The British government announced plans on Friday to ban the import of hunting trophies from lions, leopards, rhinos, elephants, buffalos, zebras, reindeer and other animals.
The ban was first proposed two years ago and was an election commitment. The Department for Environment, Food and Rural Affairs said it has the backing of the public.
Environment Secretary George Eustice said more animals than ever were threatened with extinction and the government was “appalled at the thought of hunters bringing back trophies”.
The ban, which Eustice called one of the toughest in the world, would protect endangered animals and support long-term conservation efforts.
Eduardo Goncalves, founder of the Campaign to Ban Trophy Hunting, welcomed the ban but said that since the proposal was first made two years ago, around 300 trophies from endangered animals had been shipped to Britain.
The delay had led to many animals being “cruelly and needlessly killed”, Goncalves said. He added that “it is really imperative for the government to bring the Bill to Parliament as quickly as possible.” So far, no date has been set yet, he added.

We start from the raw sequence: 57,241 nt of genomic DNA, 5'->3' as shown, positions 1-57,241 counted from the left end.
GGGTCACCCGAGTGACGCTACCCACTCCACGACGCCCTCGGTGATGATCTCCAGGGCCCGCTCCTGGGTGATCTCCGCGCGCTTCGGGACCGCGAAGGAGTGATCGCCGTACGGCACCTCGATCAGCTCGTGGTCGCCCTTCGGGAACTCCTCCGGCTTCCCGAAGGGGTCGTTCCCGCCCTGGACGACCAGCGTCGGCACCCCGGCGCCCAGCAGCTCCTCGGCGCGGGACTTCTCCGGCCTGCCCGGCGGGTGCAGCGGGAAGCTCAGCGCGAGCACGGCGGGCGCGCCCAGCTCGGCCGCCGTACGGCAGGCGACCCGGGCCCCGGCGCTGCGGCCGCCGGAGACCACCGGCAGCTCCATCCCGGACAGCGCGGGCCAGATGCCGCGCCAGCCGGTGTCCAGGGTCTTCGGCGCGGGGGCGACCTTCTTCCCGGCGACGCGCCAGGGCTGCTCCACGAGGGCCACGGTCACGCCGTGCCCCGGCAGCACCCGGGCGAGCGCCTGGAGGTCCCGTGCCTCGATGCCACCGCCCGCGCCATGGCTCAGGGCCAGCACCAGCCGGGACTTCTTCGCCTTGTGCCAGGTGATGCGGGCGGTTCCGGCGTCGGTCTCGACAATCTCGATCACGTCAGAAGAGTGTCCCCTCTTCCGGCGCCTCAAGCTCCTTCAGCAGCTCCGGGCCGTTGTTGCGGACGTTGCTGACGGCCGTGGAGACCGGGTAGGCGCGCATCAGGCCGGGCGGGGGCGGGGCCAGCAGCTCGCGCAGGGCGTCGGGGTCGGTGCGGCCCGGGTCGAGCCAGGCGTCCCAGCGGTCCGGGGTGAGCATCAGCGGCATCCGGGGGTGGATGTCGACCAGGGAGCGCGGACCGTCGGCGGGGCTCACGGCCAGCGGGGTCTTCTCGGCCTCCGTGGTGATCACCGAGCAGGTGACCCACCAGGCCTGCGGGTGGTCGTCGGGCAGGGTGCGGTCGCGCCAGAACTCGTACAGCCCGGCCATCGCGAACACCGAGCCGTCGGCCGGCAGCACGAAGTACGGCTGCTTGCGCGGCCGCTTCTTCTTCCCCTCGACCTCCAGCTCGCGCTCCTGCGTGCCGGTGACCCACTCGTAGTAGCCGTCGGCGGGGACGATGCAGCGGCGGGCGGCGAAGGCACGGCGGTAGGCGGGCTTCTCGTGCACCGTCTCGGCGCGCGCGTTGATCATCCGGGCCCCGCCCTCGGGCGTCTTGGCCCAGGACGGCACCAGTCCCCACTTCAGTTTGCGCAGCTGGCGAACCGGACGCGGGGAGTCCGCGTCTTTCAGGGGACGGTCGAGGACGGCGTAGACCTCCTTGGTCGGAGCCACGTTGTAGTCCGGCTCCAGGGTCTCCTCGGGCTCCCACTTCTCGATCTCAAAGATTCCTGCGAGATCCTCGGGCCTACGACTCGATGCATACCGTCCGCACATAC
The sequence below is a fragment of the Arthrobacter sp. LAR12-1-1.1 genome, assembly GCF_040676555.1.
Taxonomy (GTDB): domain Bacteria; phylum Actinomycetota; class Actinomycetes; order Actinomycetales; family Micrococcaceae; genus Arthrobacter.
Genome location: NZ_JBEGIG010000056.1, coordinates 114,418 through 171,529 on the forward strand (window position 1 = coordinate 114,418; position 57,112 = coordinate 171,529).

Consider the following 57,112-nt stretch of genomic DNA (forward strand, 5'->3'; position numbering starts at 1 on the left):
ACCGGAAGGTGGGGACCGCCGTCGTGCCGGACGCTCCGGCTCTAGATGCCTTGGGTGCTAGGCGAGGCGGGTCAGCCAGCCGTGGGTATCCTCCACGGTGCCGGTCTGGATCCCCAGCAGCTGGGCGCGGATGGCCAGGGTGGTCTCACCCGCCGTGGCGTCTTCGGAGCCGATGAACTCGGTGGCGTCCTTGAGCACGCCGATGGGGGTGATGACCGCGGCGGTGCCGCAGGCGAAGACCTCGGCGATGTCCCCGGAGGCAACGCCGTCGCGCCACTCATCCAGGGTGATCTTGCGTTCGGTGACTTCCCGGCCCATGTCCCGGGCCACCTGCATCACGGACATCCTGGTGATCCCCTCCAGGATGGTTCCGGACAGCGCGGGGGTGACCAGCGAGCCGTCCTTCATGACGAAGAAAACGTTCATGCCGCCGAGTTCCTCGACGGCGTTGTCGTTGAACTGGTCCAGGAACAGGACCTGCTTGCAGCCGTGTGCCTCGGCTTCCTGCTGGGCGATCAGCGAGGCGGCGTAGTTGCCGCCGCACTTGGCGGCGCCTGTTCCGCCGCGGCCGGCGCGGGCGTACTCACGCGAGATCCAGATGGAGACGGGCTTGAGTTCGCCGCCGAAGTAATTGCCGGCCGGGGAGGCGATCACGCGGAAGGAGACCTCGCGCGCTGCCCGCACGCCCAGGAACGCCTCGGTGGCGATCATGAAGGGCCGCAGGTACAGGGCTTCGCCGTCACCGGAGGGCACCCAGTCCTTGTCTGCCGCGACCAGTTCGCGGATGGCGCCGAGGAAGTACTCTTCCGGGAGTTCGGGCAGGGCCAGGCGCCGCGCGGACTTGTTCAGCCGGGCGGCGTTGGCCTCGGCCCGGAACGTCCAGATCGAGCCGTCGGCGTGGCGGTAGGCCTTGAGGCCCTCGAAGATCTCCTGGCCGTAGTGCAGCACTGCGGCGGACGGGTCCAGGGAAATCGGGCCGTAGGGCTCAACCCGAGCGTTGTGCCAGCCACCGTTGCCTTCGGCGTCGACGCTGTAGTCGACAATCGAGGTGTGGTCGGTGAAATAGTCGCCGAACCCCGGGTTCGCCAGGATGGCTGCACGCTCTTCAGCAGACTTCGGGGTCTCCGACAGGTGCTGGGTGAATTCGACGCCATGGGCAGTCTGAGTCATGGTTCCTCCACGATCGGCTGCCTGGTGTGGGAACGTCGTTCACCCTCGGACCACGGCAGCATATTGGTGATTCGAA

If trophy hunters break the rules, they risk up to five years in prison.
Britain first discussed a possible ban on hunting trophies after the killing of the 13-year-old male lion Cecil in Zimbabwe in 2015, which caused international outrage.
Cecil was lured out of a protected area and shot with an arrow by Walter Palmer, an American dentist. Cecil was wounded and suffered for 10 to 12 hours before Palmer found him and killed him with a compound bow.
At the time, nobody was charged, and the hunt was found to be legal, but the public’s strong negative response paved the way for a possible ban.
“A UK’s hunting trophy import ban would send a clear message that first-world countries are turning their backs on this sick trade,” Audrey Delsink, wildlife director of Humane Society International/Africa, said.
“Killing wild animals simply to adorn homes as souvenirs is simply unacceptable,” she added. “We urge the UK government to introduce and implement the bill soonest”.
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